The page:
Nasa's Landsat mission is the world's longest-running satellite imagery program, and this week it celebrates its 40th birthday.
The first Landsat craft, the Earth Resources Technology Satellite, was launched on 23 July 1972, and the most recent was launched in 1999.
The images sent back have a huge range of uses, from mapping uncharted areas to dealing with climate change, urban planning, surveillance and geology.
"Landsat has given us a critical perspective on our planet over the long term and will continue to help us understand the big picture of Earth and its changes from space," said NASA Administrator Charles Bolden. "With this view we are better prepared to take action on the ground and be better stewards of our home."
Nasa collects the most beautiful of these images in its Earth As Art collection, and to mark the 40th anniversary asked its supporters to vote for their favourites.
The top five selections have now been picked out of 14,000 votes, and have been released in full to mark the occasion.
Take a look at the best in the slideshow below.
Lake Eyre Landsat 5 Acquired 8/5/2006
The scary face in this image is actually inundated patches of shallow Lake Eyre (pronounced "air") in the desert country of northern South Australia. An ephemeral feature of this flat, parched landscape, Lake Eyre is Australia's largest lake when it's full. However in the last 150 years, it has filled completely only three times.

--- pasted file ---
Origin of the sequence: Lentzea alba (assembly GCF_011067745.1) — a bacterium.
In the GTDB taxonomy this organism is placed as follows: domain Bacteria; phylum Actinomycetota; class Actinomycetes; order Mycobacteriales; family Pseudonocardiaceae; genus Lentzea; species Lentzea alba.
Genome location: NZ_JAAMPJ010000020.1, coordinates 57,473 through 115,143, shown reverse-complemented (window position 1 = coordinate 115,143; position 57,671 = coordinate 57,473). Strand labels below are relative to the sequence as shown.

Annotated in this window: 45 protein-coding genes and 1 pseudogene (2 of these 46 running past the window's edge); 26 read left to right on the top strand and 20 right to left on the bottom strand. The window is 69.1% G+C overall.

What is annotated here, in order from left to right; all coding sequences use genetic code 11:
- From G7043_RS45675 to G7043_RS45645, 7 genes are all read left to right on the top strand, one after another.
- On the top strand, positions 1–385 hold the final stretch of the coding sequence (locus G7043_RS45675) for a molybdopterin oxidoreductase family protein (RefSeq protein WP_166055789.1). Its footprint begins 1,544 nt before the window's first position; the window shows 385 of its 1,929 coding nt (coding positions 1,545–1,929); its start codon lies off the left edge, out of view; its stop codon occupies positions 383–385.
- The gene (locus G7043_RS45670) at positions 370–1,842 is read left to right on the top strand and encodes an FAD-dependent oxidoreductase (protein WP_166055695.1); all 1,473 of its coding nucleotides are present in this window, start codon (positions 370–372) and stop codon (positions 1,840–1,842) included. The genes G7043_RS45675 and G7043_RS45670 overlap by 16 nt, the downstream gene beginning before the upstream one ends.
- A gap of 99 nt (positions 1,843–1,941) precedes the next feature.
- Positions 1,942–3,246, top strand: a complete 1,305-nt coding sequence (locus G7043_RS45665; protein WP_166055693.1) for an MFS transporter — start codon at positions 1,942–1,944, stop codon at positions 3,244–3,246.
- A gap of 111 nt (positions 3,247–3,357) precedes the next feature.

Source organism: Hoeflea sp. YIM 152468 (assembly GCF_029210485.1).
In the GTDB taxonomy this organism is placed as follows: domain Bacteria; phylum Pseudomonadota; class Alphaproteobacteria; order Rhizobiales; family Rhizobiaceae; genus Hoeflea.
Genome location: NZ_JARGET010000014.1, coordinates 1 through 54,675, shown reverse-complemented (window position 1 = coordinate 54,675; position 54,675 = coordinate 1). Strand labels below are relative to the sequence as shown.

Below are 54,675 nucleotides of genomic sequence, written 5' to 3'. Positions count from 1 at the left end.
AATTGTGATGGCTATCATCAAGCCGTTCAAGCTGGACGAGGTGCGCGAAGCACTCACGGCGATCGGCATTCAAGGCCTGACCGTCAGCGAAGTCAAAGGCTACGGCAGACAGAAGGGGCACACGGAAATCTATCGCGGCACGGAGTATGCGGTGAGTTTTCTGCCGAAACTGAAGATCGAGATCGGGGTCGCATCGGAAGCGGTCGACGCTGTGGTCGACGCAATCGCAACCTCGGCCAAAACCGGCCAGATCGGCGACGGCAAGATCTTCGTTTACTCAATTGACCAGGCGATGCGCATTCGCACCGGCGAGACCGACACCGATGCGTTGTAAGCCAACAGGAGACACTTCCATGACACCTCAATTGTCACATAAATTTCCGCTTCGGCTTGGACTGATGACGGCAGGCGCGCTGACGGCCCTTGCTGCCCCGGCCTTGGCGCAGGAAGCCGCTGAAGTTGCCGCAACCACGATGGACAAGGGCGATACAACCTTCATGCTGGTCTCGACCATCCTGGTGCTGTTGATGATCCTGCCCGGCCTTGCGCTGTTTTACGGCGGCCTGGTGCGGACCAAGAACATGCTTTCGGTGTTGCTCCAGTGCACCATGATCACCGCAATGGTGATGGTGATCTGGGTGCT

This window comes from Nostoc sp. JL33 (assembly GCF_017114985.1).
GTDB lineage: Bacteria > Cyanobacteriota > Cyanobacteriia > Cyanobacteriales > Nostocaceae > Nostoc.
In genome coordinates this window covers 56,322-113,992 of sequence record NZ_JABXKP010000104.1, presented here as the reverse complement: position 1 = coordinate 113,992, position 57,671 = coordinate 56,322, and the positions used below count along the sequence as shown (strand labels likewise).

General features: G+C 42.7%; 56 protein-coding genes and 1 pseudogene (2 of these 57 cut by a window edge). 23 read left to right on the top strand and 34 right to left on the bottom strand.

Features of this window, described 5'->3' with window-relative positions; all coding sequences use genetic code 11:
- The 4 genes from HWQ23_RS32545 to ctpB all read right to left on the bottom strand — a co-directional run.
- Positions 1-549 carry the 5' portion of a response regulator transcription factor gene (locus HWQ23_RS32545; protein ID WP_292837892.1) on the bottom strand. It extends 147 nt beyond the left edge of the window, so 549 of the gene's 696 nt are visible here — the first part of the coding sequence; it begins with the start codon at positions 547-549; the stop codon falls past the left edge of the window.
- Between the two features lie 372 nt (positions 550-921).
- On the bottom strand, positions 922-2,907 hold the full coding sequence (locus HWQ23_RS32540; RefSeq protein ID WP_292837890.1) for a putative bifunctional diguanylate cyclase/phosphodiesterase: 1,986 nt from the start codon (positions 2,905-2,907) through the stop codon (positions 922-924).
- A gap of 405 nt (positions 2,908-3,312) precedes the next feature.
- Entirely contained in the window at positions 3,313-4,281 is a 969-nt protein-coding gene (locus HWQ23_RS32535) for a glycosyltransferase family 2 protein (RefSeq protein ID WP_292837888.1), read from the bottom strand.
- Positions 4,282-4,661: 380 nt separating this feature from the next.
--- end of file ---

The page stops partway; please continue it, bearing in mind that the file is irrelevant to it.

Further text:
Algerian Abstract Landsat 5 Acquired 4/8/1985
What look like pale yellow paint streaks slashing through a mosaic of mottled colours are ridges of wind-blown sand that make up Erg Iguidi, an area of ever-shifting sand dunes extending from Algeria into Mauritania in northwestern Africa. Erg Iguidi is one of several Saharan ergs, or sand seas, where individual dunes often surpass 500 meters (nearly a third of a mile) in both width and height.
Meandering Mississippi Landsat 7 Acquired 5/28/2003
Small, blocky shapes of towns, fields, and pastures surround the graceful swirls and whorls of the Mississippi River, the largest river system in North America. Countless oxbow lakes and cutoffs accompany the meandering river south of Memphis, Tennessee, on the border between Arkansas and Mississippi.
Yukon Delta Landsat 7 Acquired 9/22/2002
Countless lakes, sloughs, and ponds are scattered throughout this scene of the Yukon Delta in southwest Alaska. One of the largest river deltas in the world, and protected as part of the Yukon Delta National Wildlife Refuge, the river's sinuous waterways seem like blood vessels branching out to enclose an organ.
Van Gogh from Space Landsat 7 Acquired 7/13/2005
In the style of Van Gogh's painting "Starry Night," massive congregations of greenish phytoplankton swirl in the dark water around Gotland, a Swedish island in the Baltic Sea. Population explosions, or blooms, of phytoplankton, like the one shown here, occur when deep currents bring nutrients up to sunlit surface waters, fueling the growth and reproduction of these tiny plants.